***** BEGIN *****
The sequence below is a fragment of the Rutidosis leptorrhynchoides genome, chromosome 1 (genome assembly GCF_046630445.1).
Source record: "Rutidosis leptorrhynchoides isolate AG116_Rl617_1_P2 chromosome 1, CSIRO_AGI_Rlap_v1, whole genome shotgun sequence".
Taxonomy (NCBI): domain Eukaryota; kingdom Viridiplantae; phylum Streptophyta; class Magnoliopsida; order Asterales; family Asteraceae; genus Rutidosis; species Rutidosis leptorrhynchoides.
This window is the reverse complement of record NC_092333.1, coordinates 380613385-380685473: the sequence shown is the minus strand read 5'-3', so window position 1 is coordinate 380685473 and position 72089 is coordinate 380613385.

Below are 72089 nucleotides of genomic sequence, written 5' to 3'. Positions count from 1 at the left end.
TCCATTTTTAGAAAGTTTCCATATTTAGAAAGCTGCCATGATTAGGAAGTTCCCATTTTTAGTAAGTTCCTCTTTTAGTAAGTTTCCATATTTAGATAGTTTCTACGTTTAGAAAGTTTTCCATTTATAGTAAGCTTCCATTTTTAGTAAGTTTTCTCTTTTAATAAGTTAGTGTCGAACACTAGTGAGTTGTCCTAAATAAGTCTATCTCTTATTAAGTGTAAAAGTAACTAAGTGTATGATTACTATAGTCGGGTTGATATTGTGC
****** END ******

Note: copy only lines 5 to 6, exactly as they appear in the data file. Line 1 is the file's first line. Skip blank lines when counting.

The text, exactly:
Below are 72089 nucleotides of genomic sequence, written 5' to 3'. Positions count from 1 at the left end.
TCCATTTTTAGAAAGTTTCCATATTTAGAAAGCTGCCATGATTAGGAAGTTCCCATTTTTAGTAAGTTCCTCTTTTAGTAAGTTTCCATATTTAGATAGTTTCTACGTTTAGAAAGTTTTCCATTTATAGTAAGCTTCCATTTTTAGTAAGTTTTCTCTTTTAATAAGTTAGTGTCGAACACTAGTGAGTTGTCCTAAATAAGTCTATCTCTTATTAAGTGTAAAAGTAACTAAGTGTATGATTACTATAGTCGGGTTGATATTGTGC